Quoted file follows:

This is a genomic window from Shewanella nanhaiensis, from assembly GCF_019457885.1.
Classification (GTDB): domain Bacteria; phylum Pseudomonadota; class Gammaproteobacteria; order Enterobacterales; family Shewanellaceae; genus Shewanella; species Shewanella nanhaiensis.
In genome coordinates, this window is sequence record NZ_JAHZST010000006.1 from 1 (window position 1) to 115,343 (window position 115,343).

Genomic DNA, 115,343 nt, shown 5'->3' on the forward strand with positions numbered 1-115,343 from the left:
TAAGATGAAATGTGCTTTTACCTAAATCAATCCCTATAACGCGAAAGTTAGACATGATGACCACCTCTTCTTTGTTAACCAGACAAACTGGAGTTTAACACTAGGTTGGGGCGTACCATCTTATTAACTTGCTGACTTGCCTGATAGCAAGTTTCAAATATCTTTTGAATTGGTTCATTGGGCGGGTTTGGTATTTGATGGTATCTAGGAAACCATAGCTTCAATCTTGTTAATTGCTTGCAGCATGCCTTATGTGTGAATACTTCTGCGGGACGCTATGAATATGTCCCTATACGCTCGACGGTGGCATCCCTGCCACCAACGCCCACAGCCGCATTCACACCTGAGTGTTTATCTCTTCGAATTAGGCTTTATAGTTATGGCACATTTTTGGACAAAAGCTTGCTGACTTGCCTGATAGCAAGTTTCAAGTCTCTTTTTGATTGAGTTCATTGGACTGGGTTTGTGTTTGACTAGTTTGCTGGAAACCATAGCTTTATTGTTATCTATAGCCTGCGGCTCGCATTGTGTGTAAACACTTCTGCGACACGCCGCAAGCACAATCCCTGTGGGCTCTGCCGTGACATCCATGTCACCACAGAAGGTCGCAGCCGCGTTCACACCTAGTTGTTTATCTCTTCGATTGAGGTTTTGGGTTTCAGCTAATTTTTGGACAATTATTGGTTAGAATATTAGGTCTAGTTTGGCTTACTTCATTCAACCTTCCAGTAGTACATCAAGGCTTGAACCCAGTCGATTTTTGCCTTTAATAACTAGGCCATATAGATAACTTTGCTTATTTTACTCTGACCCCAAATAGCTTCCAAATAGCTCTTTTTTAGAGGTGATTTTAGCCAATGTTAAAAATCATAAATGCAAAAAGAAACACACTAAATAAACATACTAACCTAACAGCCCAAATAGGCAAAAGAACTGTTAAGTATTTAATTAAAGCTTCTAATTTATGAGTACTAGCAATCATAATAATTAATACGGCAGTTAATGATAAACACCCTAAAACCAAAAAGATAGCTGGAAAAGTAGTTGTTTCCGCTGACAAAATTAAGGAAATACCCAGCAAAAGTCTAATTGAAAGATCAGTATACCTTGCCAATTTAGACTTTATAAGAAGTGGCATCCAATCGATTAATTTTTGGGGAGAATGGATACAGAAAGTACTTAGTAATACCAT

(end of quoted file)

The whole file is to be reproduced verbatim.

This is a genomic window from Shewanella nanhaiensis, from assembly GCF_019457885.1.
Classification (GTDB): domain Bacteria; phylum Pseudomonadota; class Gammaproteobacteria; order Enterobacterales; family Shewanellaceae; genus Shewanella; species Shewanella nanhaiensis.
In genome coordinates, this window is sequence record NZ_JAHZST010000006.1 from 1 (window position 1) to 115,343 (window position 115,343).

Genomic DNA, 115,343 nt, shown 5'->3' on the forward strand with positions numbered 1-115,343 from the left:
TAAGATGAAATGTGCTTTTACCTAAATCAATCCCTATAACGCGAAAGTTAGACATGATGACCACCTCTTCTTTGTTAACCAGACAAACTGGAGTTTAACACTAGGTTGGGGCGTACCATCTTATTAACTTGCTGACTTGCCTGATAGCAAGTTTCAAATATCTTTTGAATTGGTTCATTGGGCGGGTTTGGTATTTGATGGTATCTAGGAAACCATAGCTTCAATCTTGTTAATTGCTTGCAGCATGCCTTATGTGTGAATACTTCTGCGGGACGCTATGAATATGTCCCTATACGCTCGACGGTGGCATCCCTGCCACCAACGCCCACAGCCGCATTCACACCTGAGTGTTTATCTCTTCGAATTAGGCTTTATAGTTATGGCACATTTTTGGACAAAAGCTTGCTGACTTGCCTGATAGCAAGTTTCAAGTCTCTTTTTGATTGAGTTCATTGGACTGGGTTTGTGTTTGACTAGTTTGCTGGAAACCATAGCTTTATTGTTATCTATAGCCTGCGGCTCGCATTGTGTGTAAACACTTCTGCGACACGCCGCAAGCACAATCCCTGTGGGCTCTGCCGTGACATCCATGTCACCACAGAAGGTCGCAGCCGCGTTCACACCTAGTTGTTTATCTCTTCGATTGAGGTTTTGGGTTTCAGCTAATTTTTGGACAATTATTGGTTAGAATATTAGGTCTAGTTTGGCTTACTTCATTCAACCTTCCAGTAGTACATCAAGGCTTGAACCCAGTCGATTTTTGCCTTTAATAACTAGGCCATATAGATAACTTTGCTTATTTTACTCTGACCCCAAATAGCTTCCAAATAGCTCTTTTTTAGAGGTGATTTTAGCCAATGTTAAAAATCATAAATGCAAAAAGAAACACACTAAATAAACATACTAACCTAACAGCCCAAATAGGCAAAAGAACTGTTAAGTATTTAATTAAAGCTTCTAATTTATGAGTACTAGCAATCATAATAATTAATACGGCAGTTAATGATAAACACCCTAAAACCAAAAAGATAGCTGGAAAAGTAGTTGTTTCCGCTGACAAAATTAAGGAAATACCCAGCAAAAGTCTAATTGAAAGATCAGTATACCTTGCCAATTTAGACTTTATAAGAAGTGGCATCCAATCGATTAATTTTTGGGGAGAATGGATACAGAAAGTACTTAGTAATACCAT